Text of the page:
THE ICE: Ice plays a key role in any cocktail. Moscow Mules are generally made utilizing crushed ice. The reason for crushed ice in this cocktail is due to dilution of the drink. If a cube of ice is not completely submerged in liquid, the ice will dilute the drink without any of the chilling effect. Copper is a heat conductor, and using this for your concoction tends to heat the drink faster, but utilizing crushed ice will adapt the temperature more quickly than large chunks or cubes of ice. Using the copper mug there will be a lot more surface area for the cubes or chunks to dilute the drink without chilling it. This process can be stopped by utilizing crushed ice in the drink. Since the mug is copper, any heat applied to the mug from your hand will be distributed to the whole mug, thus taking longer to bring the drink to room temperature. Therefore the drink and the copper mug will still be chilled for the duration of consumption.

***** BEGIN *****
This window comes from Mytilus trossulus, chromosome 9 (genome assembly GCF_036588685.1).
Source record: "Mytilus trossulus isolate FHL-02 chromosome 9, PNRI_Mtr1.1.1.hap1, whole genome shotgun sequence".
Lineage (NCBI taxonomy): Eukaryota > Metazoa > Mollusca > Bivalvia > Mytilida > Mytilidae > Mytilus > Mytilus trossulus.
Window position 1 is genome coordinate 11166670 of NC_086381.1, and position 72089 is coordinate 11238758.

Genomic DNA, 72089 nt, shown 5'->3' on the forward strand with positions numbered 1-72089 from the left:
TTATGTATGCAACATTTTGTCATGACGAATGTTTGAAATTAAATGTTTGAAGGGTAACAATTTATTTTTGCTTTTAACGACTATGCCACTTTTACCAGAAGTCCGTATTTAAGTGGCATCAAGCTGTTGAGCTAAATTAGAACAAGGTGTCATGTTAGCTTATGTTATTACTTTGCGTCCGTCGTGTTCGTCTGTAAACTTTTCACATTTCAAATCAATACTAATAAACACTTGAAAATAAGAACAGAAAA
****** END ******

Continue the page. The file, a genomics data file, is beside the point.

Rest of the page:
PUT A LIME IN THE. . . Lime juice has been a fundamental ingredient in cocktails since during the days of prohibition. During prohibition the quality of spirit from bootleggers, rumrunners and moonshiners were questionable at best. The products that were being imported and made in domestically had a higher quantity of poisonous material. At one point during prohibition, 90% of all alcohol contained some sort of poisonous material and thousands of people had died from it. To make the spirits more palatable to the consumer, the bartenders at these speakeasies would add fresh juice to the cocktail. This method of making a cocktail more palatable for the masses continued well after prohibition ended, and continues today.